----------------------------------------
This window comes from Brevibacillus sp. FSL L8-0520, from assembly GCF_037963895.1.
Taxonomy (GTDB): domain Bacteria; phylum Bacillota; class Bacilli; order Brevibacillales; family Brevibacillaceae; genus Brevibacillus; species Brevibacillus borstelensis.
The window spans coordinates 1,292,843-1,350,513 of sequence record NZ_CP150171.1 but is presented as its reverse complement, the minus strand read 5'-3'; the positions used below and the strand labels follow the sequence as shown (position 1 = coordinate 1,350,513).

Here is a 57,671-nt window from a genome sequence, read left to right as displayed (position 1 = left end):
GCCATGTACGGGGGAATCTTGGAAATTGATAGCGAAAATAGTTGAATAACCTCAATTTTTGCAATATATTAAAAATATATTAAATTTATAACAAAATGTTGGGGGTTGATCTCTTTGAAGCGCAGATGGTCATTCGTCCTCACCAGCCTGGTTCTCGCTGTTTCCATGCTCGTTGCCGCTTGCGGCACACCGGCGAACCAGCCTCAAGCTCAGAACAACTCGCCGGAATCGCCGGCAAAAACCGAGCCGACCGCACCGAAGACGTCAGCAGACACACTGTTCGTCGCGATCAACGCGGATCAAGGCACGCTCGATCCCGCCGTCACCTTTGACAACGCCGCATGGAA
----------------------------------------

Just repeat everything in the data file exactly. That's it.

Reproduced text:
This window comes from Brevibacillus sp. FSL L8-0520, from assembly GCF_037963895.1.
Taxonomy (GTDB): domain Bacteria; phylum Bacillota; class Bacilli; order Brevibacillales; family Brevibacillaceae; genus Brevibacillus; species Brevibacillus borstelensis.
The window spans coordinates 1,292,843-1,350,513 of sequence record NZ_CP150171.1 but is presented as its reverse complement, the minus strand read 5'-3'; the positions used below and the strand labels follow the sequence as shown (position 1 = coordinate 1,350,513).

Here is a 57,671-nt window from a genome sequence, read left to right as displayed (position 1 = left end):
GCCATGTACGGGGGAATCTTGGAAATTGATAGCGAAAATAGTTGAATAACCTCAATTTTTGCAATATATTAAAAATATATTAAATTTATAACAAAATGTTGGGGGTTGATCTCTTTGAAGCGCAGATGGTCATTCGTCCTCACCAGCCTGGTTCTCGCTGTTTCCATGCTCGTTGCCGCTTGCGGCACACCGGCGAACCAGCCTCAAGCTCAGAACAACTCGCCGGAATCGCCGGCAAAAACCGAGCCGACCGCACCGAAGACGTCAGCAGACACACTGTTCGTCGCGATCAACGCGGATCAAGGCACGCTCGATCCCGCCGTCACCTTTGACAACGCCGCATGGAA